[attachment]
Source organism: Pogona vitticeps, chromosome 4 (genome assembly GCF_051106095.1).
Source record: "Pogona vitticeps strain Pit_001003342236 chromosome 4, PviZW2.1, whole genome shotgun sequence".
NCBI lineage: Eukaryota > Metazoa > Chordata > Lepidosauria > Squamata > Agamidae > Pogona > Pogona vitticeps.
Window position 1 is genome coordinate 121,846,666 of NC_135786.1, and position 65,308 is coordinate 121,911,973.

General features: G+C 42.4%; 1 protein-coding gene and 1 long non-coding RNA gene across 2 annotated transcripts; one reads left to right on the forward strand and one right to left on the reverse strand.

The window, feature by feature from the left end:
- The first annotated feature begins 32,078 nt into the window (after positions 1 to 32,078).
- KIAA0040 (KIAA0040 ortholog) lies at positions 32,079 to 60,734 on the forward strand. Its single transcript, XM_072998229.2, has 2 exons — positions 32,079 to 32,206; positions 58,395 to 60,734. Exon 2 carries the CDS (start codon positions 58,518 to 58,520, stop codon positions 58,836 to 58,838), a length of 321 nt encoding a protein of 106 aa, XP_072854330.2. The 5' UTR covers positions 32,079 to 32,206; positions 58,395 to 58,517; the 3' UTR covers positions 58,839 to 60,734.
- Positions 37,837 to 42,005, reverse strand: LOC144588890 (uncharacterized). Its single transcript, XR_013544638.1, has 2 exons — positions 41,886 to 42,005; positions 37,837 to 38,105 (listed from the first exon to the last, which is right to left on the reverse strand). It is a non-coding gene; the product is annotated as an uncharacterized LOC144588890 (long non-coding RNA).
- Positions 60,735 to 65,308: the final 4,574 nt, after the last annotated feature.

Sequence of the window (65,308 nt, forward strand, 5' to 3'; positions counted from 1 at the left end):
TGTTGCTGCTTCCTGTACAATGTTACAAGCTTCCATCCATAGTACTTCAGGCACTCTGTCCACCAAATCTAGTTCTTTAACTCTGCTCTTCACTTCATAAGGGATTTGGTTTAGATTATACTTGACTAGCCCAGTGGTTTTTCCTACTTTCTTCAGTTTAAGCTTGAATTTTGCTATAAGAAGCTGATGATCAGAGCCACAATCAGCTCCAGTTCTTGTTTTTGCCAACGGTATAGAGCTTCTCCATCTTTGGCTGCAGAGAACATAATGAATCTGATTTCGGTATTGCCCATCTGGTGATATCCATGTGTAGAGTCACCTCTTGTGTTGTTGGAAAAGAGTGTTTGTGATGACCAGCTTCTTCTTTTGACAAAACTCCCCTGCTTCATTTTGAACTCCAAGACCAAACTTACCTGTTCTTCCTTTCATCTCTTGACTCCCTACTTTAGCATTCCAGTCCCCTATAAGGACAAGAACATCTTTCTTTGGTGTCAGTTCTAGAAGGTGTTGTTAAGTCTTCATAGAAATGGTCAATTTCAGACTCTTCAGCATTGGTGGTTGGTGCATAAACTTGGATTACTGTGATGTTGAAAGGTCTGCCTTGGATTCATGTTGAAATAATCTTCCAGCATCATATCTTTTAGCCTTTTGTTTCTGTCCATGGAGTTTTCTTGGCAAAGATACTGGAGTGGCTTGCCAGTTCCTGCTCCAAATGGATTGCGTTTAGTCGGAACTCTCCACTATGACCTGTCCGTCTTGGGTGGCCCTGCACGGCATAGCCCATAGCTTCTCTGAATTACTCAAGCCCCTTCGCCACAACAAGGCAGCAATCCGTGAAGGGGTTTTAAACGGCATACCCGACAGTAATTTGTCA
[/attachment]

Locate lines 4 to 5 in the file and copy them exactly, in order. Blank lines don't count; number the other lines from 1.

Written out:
Window position 1 is genome coordinate 121,846,666 of NC_135786.1, and position 65,308 is coordinate 121,911,973.

General features: G+C 42.4%; 1 protein-coding gene and 1 long non-coding RNA gene across 2 annotated transcripts; one reads left to right on the forward strand and one right to left on the reverse strand.